Brandon Johnson Delivers First Speech As Chicago Mayor, Promises Focus On Public Safety
Brandon Johnson has been sworn in as the 57th mayor of the City of Chicago.
Johnson took the oath of office at Credit Union One Arena alongside his family in front of a packed house of supporters, including former Mayor Lori Lightfoot. In an impassioned 40-minute speech, Johnson called for Chicagoans to set aside differences to build “a city that works for everyone.” In April, the 47-year-old former teacher and longtime Chicago Teachers Union organizer defeated Paul Vallas in a tight race for the highly coveted position
Johnson, who most recently served as a Cook County commissioner, inherits a city at the crossroads of several major issues. He’ll be tasked with immediately confronting an influx of migrants in desperate need of shelter, mounting pressure to build support among business leaders, and summer months that historically bring a spike in violent crime, according to the Associated Press.
“Let’s show the world, Chicago, where our heart is,” Johnson said in his inaugural address. “Let’s build a Chicago that is the economic marvel of the state, the Midwest, and this nation. Let’s build a Chicago that means our economy gets to grow by rerouting the rivers of prosperity to the base of disinvestment. So that no one goes thirsty.”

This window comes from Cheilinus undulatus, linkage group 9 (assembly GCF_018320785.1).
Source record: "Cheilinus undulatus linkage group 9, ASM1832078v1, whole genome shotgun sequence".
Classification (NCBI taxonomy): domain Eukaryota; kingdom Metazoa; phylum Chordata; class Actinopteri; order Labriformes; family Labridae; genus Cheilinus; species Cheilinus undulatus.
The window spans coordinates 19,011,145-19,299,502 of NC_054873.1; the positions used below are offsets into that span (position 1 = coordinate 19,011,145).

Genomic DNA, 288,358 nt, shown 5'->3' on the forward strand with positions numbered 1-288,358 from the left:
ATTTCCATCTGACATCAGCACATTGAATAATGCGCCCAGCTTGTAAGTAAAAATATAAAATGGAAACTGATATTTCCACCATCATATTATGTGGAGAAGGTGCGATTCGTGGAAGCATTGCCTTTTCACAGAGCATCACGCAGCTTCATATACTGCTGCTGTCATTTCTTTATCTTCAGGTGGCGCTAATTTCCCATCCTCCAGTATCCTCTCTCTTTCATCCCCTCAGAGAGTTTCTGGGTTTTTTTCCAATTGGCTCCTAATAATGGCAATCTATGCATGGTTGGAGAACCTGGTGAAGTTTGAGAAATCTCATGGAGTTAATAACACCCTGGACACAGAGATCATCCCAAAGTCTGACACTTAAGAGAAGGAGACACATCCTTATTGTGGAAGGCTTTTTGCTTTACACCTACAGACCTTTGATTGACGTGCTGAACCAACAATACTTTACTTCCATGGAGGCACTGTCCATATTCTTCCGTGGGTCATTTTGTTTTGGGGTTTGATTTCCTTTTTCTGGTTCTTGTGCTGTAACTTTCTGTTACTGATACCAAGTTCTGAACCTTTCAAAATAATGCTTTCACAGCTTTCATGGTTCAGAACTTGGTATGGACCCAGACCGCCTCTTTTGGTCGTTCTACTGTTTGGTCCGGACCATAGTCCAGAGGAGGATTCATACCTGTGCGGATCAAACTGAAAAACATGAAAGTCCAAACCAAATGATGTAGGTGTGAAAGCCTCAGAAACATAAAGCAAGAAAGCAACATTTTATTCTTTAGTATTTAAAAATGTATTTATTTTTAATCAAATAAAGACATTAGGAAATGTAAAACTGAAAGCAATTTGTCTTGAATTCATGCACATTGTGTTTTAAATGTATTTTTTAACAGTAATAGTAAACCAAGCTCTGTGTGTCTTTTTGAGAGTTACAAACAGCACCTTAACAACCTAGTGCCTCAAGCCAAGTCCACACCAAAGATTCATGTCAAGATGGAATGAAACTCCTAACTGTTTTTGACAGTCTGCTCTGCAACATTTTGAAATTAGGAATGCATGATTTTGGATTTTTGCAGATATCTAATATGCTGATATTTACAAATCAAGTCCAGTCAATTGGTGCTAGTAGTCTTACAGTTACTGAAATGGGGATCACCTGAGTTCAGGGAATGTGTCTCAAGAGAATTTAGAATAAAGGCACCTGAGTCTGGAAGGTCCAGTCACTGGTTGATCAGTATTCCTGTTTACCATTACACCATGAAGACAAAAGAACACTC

His win marked a victory that proved to pundits that taking a strong stance on divisive topics can be a winning recipe for other progressive candidates. One such topic will be public safety. Chicago is often a scapegoat for national discourse around gun control. Something that Johnson believes he and his team are ready to improve. “A safe Chicago means a safe Chicago for all, no matter what you look like, who you love, or where you live,” the Mayor said Monday. He also promised his strategy would be rooted in more mental health care, violence prevention programs, and police accountability.
Thus far, Johnson has not deviated from the promises he made during his campaign.
In April, violence erupted in the streets of Chicago, and he took the time to stand on his dedication to the city’s youth. He issued a statement urging leaders not to “demonize youth who have otherwise been starved of opportunities in their own communities.” He echoed his commitment on Monday, calling on the community to help reshape the public opinion of the city. “I say this today, with a deep belief and conviction that our best and brighter days are ahead of us. We can lead Chicago to a new era. Together, we can build a better, stronger, safer Chicago. We just have to look deep into the soul of Chicago. Can I get a witness?” Johnson asked.
A performance from legendary Gospel artist Karen Clark Sheard capped the momentous celebration.